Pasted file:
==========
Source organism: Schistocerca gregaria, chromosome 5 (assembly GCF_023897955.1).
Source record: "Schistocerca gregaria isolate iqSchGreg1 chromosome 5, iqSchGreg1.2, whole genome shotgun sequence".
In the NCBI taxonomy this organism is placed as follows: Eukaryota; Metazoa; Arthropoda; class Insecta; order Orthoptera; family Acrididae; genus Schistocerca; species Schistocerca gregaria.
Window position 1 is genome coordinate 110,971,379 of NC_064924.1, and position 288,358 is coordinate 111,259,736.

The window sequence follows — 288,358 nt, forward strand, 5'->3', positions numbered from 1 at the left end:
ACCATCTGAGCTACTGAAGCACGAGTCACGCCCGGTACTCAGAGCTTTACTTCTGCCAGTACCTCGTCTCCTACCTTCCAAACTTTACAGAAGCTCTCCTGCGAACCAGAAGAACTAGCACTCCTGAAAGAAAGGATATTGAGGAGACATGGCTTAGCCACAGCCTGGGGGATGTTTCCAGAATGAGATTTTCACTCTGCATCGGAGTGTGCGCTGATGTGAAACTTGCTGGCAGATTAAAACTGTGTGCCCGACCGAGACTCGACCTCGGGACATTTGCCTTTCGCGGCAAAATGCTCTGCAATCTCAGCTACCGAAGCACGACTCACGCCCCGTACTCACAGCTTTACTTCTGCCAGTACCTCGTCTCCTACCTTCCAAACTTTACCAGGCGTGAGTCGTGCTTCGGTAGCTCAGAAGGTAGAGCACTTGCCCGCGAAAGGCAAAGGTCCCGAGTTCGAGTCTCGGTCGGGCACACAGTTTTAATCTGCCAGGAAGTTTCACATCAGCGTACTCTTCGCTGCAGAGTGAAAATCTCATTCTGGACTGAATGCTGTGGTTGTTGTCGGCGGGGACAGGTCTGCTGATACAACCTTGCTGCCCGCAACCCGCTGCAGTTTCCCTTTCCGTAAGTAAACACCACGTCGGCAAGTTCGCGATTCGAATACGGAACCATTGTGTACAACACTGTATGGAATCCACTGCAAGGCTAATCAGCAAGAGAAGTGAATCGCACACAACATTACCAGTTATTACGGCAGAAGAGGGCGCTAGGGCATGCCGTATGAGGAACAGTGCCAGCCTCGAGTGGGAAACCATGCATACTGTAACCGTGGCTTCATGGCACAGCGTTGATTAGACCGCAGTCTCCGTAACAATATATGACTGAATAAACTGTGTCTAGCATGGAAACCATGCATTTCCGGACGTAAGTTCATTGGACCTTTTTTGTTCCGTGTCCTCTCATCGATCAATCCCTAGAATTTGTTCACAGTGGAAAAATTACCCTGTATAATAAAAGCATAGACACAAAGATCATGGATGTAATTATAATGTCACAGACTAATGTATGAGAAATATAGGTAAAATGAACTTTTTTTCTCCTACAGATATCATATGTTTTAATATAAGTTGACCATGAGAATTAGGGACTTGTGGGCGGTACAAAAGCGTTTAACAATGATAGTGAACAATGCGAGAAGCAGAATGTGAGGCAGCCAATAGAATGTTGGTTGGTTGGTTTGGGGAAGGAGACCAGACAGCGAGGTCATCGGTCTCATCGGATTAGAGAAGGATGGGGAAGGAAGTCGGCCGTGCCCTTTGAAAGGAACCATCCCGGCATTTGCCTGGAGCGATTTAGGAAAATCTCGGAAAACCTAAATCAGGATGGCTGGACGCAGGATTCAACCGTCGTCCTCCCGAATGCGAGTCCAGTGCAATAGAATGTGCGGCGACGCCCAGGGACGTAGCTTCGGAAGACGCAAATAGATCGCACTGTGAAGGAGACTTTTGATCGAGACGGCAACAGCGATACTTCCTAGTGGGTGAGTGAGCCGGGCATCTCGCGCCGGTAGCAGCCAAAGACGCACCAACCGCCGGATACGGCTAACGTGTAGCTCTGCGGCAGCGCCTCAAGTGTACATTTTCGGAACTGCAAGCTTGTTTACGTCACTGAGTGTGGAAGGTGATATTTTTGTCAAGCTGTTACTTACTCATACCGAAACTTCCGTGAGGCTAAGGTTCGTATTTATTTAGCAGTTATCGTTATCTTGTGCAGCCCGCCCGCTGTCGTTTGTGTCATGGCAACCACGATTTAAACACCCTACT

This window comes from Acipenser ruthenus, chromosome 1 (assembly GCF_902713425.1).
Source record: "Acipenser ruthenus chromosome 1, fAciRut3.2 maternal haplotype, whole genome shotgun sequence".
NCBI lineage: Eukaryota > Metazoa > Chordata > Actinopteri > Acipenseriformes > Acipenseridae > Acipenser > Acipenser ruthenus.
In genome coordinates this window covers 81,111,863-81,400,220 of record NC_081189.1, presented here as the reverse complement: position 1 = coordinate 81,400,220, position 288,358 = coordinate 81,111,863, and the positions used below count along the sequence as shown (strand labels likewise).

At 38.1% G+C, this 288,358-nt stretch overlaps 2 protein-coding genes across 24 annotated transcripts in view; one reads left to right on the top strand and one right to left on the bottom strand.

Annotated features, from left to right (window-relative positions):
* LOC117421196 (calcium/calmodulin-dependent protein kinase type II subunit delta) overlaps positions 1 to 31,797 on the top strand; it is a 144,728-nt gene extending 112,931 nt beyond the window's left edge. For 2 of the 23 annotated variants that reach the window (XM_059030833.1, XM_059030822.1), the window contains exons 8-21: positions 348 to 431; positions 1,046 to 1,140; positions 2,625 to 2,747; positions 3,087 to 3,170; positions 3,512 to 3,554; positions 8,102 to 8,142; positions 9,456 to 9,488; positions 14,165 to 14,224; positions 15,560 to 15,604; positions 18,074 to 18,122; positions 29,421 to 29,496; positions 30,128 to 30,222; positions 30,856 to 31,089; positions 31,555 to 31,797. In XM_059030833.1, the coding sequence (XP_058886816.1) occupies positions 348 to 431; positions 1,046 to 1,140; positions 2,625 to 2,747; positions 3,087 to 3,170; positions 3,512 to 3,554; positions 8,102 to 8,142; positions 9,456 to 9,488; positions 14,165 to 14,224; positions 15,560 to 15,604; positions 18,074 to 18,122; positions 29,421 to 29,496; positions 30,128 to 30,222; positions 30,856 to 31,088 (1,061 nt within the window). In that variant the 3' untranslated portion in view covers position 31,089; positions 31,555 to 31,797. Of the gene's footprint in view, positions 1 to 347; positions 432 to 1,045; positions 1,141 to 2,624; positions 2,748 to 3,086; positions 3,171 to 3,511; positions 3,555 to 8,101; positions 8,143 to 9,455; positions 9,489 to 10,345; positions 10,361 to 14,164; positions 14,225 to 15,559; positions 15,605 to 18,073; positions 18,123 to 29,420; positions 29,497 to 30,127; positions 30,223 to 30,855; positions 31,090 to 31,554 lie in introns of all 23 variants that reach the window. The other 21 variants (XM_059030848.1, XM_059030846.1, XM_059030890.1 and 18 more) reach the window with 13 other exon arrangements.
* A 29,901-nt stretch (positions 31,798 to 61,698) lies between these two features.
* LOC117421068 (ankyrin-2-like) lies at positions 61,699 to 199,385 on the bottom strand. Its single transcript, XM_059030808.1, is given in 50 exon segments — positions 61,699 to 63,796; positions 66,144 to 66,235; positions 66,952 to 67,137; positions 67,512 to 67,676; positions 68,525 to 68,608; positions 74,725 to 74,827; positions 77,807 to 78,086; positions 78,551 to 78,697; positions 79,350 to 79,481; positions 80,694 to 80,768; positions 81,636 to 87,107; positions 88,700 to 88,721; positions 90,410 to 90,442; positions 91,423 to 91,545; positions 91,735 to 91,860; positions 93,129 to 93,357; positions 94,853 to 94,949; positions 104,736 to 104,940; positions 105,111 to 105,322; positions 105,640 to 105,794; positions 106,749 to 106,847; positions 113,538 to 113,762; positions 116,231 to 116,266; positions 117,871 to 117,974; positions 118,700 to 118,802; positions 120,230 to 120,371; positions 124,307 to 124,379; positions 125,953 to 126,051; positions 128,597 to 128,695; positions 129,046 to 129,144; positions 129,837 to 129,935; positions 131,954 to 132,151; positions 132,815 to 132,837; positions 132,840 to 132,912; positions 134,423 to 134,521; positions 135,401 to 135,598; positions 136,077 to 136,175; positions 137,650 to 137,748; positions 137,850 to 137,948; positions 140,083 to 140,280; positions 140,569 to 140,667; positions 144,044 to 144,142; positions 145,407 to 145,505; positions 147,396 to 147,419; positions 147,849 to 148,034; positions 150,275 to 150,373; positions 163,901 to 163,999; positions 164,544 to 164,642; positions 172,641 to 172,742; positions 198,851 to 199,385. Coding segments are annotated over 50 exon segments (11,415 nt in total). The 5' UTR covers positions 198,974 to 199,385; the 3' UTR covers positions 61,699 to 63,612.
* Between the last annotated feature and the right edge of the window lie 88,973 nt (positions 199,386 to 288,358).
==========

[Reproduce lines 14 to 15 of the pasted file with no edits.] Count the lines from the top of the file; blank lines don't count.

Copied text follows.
* A 29,901-nt stretch (positions 31,798 to 61,698) lies between these two features.
* LOC117421068 (ankyrin-2-like) lies at positions 61,699 to 199,385 on the bottom strand. Its single transcript, XM_059030808.1, is given in 50 exon segments — positions 61,699 to 63,796; positions 66,144 to 66,235; positions 66,952 to 67,137; positions 67,512 to 67,676; positions 68,525 to 68,608; positions 74,725 to 74,827; positions 77,807 to 78,086; positions 78,551 to 78,697; positions 79,350 to 79,481; positions 80,694 to 80,768; positions 81,636 to 87,107; positions 88,700 to 88,721; positions 90,410 to 90,442; positions 91,423 to 91,545; positions 91,735 to 91,860; positions 93,129 to 93,357; positions 94,853 to 94,949; positions 104,736 to 104,940; positions 105,111 to 105,322; positions 105,640 to 105,794; positions 106,749 to 106,847; positions 113,538 to 113,762; positions 116,231 to 116,266; positions 117,871 to 117,974; positions 118,700 to 118,802; positions 120,230 to 120,371; positions 124,307 to 124,379; positions 125,953 to 126,051; positions 128,597 to 128,695; positions 129,046 to 129,144; positions 129,837 to 129,935; positions 131,954 to 132,151; positions 132,815 to 132,837; positions 132,840 to 132,912; positions 134,423 to 134,521; positions 135,401 to 135,598; positions 136,077 to 136,175; positions 137,650 to 137,748; positions 137,850 to 137,948; positions 140,083 to 140,280; positions 140,569 to 140,667; positions 144,044 to 144,142; positions 145,407 to 145,505; positions 147,396 to 147,419; positions 147,849 to 148,034; positions 150,275 to 150,373; positions 163,901 to 163,999; positions 164,544 to 164,642; positions 172,641 to 172,742; positions 198,851 to 199,385. Coding segments are annotated over 50 exon segments (11,415 nt in total). The 5' UTR covers positions 198,974 to 199,385; the 3' UTR covers positions 61,699 to 63,612.